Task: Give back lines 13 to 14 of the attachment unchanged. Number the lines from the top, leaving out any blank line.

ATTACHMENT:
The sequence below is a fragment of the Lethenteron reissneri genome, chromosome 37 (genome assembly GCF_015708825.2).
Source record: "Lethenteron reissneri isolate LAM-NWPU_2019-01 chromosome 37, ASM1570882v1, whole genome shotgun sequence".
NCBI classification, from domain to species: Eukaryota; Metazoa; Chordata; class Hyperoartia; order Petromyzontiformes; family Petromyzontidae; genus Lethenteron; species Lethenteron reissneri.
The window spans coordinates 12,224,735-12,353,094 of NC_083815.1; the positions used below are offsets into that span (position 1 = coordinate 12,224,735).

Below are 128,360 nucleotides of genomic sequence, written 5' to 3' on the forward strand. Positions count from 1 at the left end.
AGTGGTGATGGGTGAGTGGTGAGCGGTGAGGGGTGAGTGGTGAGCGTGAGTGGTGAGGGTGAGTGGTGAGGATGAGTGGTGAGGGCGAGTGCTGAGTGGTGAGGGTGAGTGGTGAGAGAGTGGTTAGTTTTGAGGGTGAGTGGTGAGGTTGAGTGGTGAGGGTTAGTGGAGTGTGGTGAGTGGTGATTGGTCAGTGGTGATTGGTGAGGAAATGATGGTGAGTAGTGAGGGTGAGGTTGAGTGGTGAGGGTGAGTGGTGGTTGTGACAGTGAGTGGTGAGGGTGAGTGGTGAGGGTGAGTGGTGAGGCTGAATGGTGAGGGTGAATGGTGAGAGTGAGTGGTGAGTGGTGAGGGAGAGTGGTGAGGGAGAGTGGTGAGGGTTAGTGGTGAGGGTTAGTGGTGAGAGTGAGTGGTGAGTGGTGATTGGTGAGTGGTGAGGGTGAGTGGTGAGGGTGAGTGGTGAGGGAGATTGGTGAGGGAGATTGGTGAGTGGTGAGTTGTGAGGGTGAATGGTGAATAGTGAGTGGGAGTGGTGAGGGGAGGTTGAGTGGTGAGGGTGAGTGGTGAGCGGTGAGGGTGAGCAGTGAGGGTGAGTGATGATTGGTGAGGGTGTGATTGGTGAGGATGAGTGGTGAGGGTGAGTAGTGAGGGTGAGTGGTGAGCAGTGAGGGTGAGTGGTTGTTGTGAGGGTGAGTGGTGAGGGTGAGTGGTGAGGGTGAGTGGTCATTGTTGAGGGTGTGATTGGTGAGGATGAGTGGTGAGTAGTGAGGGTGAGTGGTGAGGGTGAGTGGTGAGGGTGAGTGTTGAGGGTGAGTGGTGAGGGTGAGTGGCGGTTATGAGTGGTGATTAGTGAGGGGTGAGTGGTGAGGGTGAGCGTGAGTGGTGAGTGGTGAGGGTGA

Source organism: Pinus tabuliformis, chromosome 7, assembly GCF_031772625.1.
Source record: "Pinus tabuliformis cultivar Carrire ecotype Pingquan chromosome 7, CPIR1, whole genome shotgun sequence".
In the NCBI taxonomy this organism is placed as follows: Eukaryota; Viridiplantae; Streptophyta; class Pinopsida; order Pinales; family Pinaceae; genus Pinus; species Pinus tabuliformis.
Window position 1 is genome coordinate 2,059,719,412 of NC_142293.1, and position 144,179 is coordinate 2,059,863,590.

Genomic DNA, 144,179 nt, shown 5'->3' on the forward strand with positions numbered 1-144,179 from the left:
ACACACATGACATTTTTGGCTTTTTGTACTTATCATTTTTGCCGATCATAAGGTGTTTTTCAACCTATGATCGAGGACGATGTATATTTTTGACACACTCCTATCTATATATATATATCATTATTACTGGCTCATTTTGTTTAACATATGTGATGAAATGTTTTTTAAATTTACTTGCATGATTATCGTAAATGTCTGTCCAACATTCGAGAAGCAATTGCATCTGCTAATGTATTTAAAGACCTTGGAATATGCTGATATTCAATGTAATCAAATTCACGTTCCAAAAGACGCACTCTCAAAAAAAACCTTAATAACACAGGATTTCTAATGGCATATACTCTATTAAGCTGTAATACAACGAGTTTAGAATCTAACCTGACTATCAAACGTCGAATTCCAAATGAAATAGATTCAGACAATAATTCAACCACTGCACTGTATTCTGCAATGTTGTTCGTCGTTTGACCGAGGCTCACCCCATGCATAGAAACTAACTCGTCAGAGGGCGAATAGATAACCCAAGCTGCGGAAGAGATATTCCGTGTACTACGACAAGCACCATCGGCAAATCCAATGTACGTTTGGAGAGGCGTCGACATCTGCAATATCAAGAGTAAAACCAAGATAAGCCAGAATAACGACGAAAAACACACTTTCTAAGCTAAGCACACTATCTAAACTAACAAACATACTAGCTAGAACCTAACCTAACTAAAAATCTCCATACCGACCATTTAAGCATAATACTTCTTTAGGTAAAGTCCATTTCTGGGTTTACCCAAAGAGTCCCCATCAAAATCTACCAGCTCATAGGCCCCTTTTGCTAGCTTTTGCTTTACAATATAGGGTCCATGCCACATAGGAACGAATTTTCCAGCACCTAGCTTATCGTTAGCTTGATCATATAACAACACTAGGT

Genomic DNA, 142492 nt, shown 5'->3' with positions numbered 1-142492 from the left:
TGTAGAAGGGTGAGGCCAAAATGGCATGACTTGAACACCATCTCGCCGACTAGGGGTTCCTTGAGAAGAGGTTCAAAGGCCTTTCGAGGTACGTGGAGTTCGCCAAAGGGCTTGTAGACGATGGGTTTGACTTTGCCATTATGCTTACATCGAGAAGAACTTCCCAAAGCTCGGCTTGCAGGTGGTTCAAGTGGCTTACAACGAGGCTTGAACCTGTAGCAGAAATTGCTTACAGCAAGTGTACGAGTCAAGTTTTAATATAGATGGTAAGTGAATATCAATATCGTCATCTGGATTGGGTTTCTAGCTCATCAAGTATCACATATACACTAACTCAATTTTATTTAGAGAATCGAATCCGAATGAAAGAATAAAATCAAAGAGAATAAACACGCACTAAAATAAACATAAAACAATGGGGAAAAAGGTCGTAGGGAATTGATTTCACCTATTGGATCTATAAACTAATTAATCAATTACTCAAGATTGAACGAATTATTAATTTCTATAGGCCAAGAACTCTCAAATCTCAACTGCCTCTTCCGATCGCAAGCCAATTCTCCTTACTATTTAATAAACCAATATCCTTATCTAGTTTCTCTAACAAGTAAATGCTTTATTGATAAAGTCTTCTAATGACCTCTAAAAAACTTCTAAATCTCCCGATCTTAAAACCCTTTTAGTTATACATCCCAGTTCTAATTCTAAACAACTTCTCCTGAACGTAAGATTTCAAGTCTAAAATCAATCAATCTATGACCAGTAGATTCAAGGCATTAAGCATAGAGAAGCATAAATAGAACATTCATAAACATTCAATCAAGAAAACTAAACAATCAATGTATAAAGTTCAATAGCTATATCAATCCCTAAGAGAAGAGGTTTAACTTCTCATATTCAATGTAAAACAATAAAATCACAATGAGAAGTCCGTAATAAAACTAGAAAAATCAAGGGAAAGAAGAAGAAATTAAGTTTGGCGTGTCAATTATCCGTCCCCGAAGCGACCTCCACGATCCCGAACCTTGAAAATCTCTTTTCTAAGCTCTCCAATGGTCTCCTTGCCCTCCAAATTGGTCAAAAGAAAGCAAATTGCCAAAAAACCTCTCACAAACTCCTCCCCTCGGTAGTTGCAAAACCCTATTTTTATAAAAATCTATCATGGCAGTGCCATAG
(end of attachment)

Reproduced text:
Genomic DNA, 142492 nt, shown 5'->3' with positions numbered 1-142492 from the left:
TGTAGAAGGGTGAGGCCAAAATGGCATGACTTGAACACCATCTCGCCGACTAGGGGTTCCTTGAGAAGAGGTTCAAAGGCCTTTCGAGGTACGTGGAGTTCGCCAAAGGGCTTGTAGACGATGGGTTTGACTTTGCCATTATGCTTACATCGAGAAGAACTTCCCAAAGCTCGGCTTGCAGGTGGTTCAAGTGGCTTACAACGAGGCTTGAACCTGTAGCAGAAATTGCTTACAGCAAGTGTACGAGTCAAGTTTTAATATAGATGGTAAGTGAATATCAATATCGTCATCTGGATTGGGTTTCTAGCTCATCAAGTATCACATATACACTAACTCAATTTTATTTAGAGAATCGAATCCGAATGAAAGAATAAAATCAAAGAGAATAAACACGCACTAAAATAAACATAAAACAATGGGGAAAAAGGTCGTAGGGAATTGATTTCACCTATTGGATCTATAAACTAATTAATCAATTACTCAAGATTGAACGAATTATTAATTTCTATAGGCCAAGAACTCTCAAATCTCAACTGCCTCTTCCGATCGCAAGCCAATTCTCCTTACTATTTAATAAACCAATATCCTTATCTAGTTTCTCTAACAAGTAAATGCTTTATTGATAAAGTCTTCTAATGACCTCTAAAAAACTTCTAAATCTCCCGATCTTAAAACCCTTTTAGTTATACATCCCAGTTCTAATTCTAAACAACTTCTCCTGAACGTAAGATTTCAAGTCTAAAATCAATCAATCTATGACCAGTAGATTCAAGGCATTAAGCATAGAGAAGCATAAATAGAACATTCATAAACATTCAATCAAGAAAACTAAACAATCAATGTATAAAGTTCAATAGCTATATCAATCCCTAAGAGAAGAGGTTTAACTTCTCATATTCAATGTAAAACAATAAAATCACAATGAGAAGTCCGTAATAAAACTAGAAAAATCAAGGGAAAGAAGAAGAAATTAAGTTTGGCGTGTCAATTATCCGTCCCCGAAGCGACCTCCACGATCCCGAACCTTGAAAATCTCTTTTCTAAGCTCTCCAATGGTCTCCTTGCCCTCCAAATTGGTCAAAAGAAAGCAAATTGCCAAAAAACCTCTCACAAACTCCTCCCCTCGGTAGTTGCAAAACCCTATTTTTATAAAAATCTATCATGGCAGTGCCATAG